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Liberation Of The Nazi Death Camps Memorialized With Dedication Of American Armor That Helped Knock Down Their Gates

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On the 65th anniversary of the liberation of Nazi death camps, one of the American armored vehicles similar to those that broke down the gates and freed remaining survivors was dedicated by the Museum of American Armor during ceremonies at the American Airpower Museum at Republic Airport by survivors of the Holocaust and G.I. veterans who participated in the liberation.

The M8 Greyhound armored car was acquired for the specific purpose of helping tell the story of the Holocaust from the point of view of the GIs who liberated the camps. Also attending the event were Farmingdale school students, officials from the Holocaust Memorial and Tolerance Center of Nassau County and elected officials.

As dignitaries spoke, the M8 was placed behind a replica of the concrete posts and barbed wire that became hated symbols of Nazi genocide in order to give the audience a sense of what it must have been like long ago in Germany. Among those who remembered quite well was Thea Gottesman Rumstein, a Viennese native who survived Auschwitz before being transferred to Mauthausen where M8 Greyhounds arrived at the front gate to liberate the camp on May 5, 1945.  “The day we were re-born,” Ms. Rumstein told the audience.

The M8 was acquired through the financial support of Lawrence Kadish, Peter Kalikow, Jan Burman, Steven Krieger, Ed Blumenfeld, Donald Rechler, Stanley Silverstein, Gary Melius, Bennett Rechler, Alan Gerry and the family of the late William Lewi.

Oyster Bay Town Supervisor John Venditto explained, “These ceremonies honoring those who liberated camps could not have come at a more urgent time.  Despite all the means of getting information to virtually every student around the world, the lessons of the Holocaust are in danger of being lost in a vast sea of trivia. We stand against that threat and we will continue to recall this murderous chapter in the history of mankind.”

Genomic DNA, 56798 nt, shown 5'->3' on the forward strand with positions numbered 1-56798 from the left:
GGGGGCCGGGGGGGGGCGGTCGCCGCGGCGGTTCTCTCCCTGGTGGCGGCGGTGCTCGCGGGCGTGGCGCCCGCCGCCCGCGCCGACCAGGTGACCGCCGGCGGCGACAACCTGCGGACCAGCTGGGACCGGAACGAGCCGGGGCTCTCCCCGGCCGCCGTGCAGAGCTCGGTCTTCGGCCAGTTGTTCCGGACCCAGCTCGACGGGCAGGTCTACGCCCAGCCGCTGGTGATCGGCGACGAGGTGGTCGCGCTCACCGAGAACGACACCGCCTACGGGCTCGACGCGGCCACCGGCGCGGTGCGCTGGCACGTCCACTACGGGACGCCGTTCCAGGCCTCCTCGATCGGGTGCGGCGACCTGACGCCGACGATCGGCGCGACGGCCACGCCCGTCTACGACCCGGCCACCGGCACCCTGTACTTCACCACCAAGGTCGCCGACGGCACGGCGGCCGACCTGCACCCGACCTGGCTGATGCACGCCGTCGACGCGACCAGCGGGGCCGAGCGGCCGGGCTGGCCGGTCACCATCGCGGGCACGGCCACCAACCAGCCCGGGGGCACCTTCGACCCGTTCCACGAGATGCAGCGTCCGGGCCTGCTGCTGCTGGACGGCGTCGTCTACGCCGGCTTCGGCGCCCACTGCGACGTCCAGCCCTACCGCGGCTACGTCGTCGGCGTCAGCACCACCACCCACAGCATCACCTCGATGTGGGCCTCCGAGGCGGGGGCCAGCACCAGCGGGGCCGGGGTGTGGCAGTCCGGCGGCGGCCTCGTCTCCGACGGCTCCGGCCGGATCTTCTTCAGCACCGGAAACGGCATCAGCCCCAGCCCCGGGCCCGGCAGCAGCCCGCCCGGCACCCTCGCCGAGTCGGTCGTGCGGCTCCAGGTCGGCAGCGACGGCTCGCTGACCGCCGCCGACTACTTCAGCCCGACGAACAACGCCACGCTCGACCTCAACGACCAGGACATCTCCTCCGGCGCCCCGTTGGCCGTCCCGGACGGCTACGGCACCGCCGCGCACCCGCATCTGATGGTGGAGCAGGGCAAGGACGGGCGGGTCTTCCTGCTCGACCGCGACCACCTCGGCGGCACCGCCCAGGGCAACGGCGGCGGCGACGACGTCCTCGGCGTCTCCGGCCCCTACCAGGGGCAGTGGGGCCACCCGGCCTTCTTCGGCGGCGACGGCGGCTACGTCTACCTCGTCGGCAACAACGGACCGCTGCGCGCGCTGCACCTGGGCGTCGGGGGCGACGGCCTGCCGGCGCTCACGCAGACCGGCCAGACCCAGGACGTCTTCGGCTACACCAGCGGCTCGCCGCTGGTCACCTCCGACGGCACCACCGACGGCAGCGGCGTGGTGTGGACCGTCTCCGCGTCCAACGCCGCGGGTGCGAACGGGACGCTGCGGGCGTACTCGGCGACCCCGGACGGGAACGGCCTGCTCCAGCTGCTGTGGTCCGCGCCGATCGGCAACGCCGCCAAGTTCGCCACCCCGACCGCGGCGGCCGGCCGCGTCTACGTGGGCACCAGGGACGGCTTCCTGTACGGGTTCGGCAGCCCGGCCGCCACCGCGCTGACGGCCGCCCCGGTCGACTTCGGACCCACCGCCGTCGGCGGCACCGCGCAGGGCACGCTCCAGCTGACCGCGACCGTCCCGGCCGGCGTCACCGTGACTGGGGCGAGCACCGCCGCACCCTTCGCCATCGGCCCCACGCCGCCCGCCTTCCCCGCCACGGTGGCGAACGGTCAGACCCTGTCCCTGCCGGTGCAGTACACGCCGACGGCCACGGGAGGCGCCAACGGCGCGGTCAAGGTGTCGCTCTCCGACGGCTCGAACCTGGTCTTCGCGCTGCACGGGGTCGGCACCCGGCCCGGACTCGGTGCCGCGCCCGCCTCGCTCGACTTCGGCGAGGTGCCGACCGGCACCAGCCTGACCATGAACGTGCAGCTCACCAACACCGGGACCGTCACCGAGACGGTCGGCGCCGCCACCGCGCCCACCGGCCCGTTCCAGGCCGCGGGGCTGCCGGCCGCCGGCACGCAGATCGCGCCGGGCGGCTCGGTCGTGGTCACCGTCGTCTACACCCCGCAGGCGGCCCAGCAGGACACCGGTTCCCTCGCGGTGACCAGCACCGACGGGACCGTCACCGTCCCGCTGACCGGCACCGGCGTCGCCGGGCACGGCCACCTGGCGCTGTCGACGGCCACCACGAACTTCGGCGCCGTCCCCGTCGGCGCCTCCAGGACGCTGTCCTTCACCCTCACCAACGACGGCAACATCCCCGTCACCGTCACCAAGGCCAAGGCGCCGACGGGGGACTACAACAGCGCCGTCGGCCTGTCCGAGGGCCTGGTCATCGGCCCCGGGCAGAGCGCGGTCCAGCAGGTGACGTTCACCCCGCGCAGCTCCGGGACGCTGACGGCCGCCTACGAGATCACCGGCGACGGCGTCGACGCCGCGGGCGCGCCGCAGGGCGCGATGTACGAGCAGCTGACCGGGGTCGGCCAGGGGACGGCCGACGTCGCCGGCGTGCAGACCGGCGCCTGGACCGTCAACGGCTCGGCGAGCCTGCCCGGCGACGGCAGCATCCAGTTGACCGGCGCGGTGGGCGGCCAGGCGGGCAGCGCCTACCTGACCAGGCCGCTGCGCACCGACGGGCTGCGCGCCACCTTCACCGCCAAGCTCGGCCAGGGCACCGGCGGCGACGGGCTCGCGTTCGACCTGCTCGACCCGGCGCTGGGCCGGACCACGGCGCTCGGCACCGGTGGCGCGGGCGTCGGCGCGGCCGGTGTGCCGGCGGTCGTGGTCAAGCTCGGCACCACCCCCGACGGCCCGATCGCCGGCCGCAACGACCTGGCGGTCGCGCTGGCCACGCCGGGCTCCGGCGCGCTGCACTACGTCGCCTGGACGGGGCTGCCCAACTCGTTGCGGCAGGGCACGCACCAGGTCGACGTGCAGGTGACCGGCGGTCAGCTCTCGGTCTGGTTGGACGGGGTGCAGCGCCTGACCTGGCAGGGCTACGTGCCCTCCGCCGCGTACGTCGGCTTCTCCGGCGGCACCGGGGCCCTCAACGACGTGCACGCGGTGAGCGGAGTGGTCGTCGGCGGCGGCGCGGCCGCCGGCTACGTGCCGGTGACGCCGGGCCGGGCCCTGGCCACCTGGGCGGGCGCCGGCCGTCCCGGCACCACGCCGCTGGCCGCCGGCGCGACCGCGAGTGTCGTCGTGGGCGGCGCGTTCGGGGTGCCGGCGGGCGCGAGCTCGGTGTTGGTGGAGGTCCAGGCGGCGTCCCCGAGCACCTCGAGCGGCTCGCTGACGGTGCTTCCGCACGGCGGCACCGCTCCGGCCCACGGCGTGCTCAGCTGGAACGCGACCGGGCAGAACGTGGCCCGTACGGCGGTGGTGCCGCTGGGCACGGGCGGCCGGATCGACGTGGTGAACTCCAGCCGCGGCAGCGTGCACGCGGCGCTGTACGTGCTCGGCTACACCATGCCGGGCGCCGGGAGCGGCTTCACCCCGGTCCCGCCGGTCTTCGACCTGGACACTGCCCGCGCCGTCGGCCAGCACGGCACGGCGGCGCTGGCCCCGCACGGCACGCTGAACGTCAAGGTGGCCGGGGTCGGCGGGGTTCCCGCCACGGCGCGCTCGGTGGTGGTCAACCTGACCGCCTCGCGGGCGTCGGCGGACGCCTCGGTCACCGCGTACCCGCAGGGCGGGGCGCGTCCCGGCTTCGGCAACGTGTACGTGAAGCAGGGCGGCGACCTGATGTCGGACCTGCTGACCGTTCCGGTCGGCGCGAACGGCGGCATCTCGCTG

A unique effort in this dedication program was the unveiling of an illustrated story that chronicles the liberation of the Mauthausen slave camp by a column of M8 Greyhounds. Using original first person recollections, illustrator, artist and living historian Jim Hart drew a “comic strip” that will be used as an educational tool at schools throughout the region and in cooperation with the Holocaust Memorial and Tolerance Center and corporate sponsors. He called his research into the drawing “haunting” but he has produced a “comic” that reaches its intended audience, school students, who are so often overloaded with digital information that they can miss compelling stories they need to truly understand and absorb their lessons. Liberating the survivors of the Holocaust is one of them.

The late Nassau County Legislative Presiding Officer Peter Schmitt was among those had attended the event. His remarks stand in lasting tribute to what was his personal commitment to keeping the flame of freedom of alive when he stated, “I stand before you in recognition that each and every one of us must continue to bear witness – whether we were there or not. Whether our families suffered inside the camps or not. Whether we are Jewish or Christian. It remains a moral imperative that we all continue to stand witness against those who perpetrated the Holocaust.”